DUBAI: The two most powerful oil producers in the world – Saudi Arabia and Russia – reached an agreement to freeze oil production at its current levels about a fortnight ago. While the overbearing intent is economic, there are several geopolitical considerations too, primarily related to Iran and Syria.

As part of the economic rationale, joined by Qatar and Venezuela, this is the first deal between OPEC (Organization of Petroleum Exporting Countries) and non-OPEC members in 15 years. It is a step aimed at tackling the growing production and oversupply of crude amid a global slowdown and helping prices recover from their lowest in more than a decade (from more than $110 a barrel in 2014 to about $30 at present).

The deal is unlikely to yield the desired results. OPEC members themselves have been at odds for decades over output levels. In addition, non-OPEC member Russia, which last agreed to cooperate with OPEC in 2001, never kept its word. Analysts also feel that a mere freeze in production is not enough to shore up prices; production cut is the real remedy, which is not easy to agree upon at this stage.

Saudi Arabia is facing a budget deficit of between 15-20 per cent and drawing from its reserves and savings abroad to make up, while Russia is also widening its deficit to cover its expenditure.

Notwithstanding this factor, the deal denotes a mini Russian turnaround. In December 2015, Russia had said it is making plans based on oil prices fluctuating between $40 and $60 until 2022, which was a veiled challenge to Saudi Arabia. Moscow indicated that it could withstand very low oil prices indefinitely because of a floating rouble that provides a safety net to its internal budget. On the other hand, Moscow argued that since Riyadh has a fixed exchange peg to the US dollar, it would have to dig into its reserves.

The script, however, gets murky because of Iran. The Islamic Republic is waiting to ramp up production and increase oil exports as soon as sanctions are completely lifted in accordance with the nuclear deal signed with the West last year. After first welcoming the freeze, Tehran “ridiculed” the deal, saying it would not give up its appropriate share of the global oil market. Tehran is unfazed by the possibility of prices falling further when more of its oil gluts the market. While Tehran feels that in spite of its quantitative increase in output, additional sales and revenue will offset the low price factor, the Russian-Saudi deal is aimed precisely to stop that.

The script gets murkier when politics mixes with oil. The freeze agreement is not only aimed at offsetting Iran’s revenues, but also about reining in Tehran’s political influence in the region, especially in Syria and Yemen, which has been a huge concern for Riyadh.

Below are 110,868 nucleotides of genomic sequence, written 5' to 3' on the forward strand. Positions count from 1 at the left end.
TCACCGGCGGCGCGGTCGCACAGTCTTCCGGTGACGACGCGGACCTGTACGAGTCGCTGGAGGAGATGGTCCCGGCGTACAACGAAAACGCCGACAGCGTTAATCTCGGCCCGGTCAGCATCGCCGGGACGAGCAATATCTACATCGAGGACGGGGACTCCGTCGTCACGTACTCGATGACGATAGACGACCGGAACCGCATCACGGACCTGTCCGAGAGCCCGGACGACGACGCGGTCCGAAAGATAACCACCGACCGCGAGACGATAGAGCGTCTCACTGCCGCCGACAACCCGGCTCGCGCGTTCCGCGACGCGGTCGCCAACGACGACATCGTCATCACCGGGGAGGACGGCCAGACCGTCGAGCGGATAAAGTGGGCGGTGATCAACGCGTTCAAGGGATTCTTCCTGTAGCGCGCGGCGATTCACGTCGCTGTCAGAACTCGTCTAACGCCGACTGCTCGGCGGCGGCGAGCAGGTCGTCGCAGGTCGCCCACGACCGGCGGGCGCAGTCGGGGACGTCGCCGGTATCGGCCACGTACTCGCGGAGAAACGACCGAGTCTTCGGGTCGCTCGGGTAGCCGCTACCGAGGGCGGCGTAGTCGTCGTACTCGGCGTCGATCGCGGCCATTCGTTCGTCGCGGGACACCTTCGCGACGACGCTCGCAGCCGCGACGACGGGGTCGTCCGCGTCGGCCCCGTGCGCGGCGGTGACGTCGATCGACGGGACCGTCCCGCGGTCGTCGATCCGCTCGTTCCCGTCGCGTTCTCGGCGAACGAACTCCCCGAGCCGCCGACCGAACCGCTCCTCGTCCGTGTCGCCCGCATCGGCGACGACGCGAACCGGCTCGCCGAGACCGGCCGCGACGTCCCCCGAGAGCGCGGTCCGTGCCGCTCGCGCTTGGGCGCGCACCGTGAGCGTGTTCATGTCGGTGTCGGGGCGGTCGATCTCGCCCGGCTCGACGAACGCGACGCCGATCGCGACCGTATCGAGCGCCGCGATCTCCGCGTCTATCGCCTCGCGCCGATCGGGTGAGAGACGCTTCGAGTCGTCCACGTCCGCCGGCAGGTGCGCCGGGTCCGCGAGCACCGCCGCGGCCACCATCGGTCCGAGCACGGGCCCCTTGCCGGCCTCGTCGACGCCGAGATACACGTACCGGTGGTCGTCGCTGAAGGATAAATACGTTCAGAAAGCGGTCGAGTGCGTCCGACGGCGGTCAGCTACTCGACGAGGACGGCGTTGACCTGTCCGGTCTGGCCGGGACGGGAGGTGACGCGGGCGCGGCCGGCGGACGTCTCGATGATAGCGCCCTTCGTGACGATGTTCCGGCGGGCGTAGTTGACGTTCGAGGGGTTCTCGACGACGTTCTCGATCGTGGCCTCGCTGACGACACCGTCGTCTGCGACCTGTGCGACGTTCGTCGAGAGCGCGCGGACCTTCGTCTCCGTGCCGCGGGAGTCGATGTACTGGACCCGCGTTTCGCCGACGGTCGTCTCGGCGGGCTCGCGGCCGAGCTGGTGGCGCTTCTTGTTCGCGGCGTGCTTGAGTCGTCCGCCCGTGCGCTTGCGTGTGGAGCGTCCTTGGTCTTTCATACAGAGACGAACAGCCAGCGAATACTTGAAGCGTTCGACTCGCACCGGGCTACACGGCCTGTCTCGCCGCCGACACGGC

The Saudi frustration with US failure to neutralize Iran’s regional influence was evident even in 2011 when former director general of the intelligence agency Prince Turki Al Faisal warned that Riyadh was considering using its oil wealth as a tool against Tehran – by oversupplying the international oil markets and reducing the price of crude unless Tehran halted its controversial nuclear programme.

With the nuclear deal done and dusted, Riyadh is now also keen about limiting the Tehran-Washington bonhomie, apart from checking Iran’s gains after sanctions are lifted.

The deal has a Syrian angle too.

It is notable that Saudi Arabia, Qatar and Russia, which have been supporting different groups in Syria, are attempting economic cooperation, which is bound to have some political spinoff as well. The current ceasefire in Syria that took effect last week is a case in point. While chances that the truce will hold are slender, it would at least result in much-needed humanitarian relief operations throughout the war-torn country.

Another example of the battle of economic wits for political gains is that while Russia believes it can withstand low prices better for a sustained period, Saudi Arabia also equally believes it can outdo Russia economically and gain political concessions in Syria in the bargain. Riyadh has been trying to pressure Moscow to end its support to Syrian President Bashar Al Assad. While abandoning Assad is certainly not on Russia’s cards, it may certainly be amenable to a face-saving compromise.

Initially Moscow rejected the idea of linking oil prices with international politics. “We see eye to eye with our Saudi colleagues in that we believe the oil market should be based on the balance of supply and demand and that it should be free of any attempts to influence it for political or geopolitical purposes.”

But the possibility of a political compromise following the oil freeze deal was evident about two weeks ago when Moscow warned Assad against harbouring hopes of retaking all the territory he has lost since the war began. “Russia has invested very seriously in this crisis, politically, diplomatically and now also militarily. Therefore we would like Assad also to respond to this,” Moscow said, reiterating that Assad must “follow Russia’s leadership” to end the civil war. Assad had earlier stated that a ceasefire would not stop him from reclaiming all Syria.

Another indication of possible Russian compromise crystallized just a few days ago. After Washington warned that Syria would be partitioned if the civil war prolongs, Moscow responded by saying it “supports the solution that the participants of the Syria negotiations decide on, including the idea of creating a federal state”.

Overall, whichever way you look at the Saudi-Russia oil deal, politics overrides economics, at least for now.

(The writer is a Dubai-based political analyst, author and Honorary Fellow of the University of Exeter, UK.)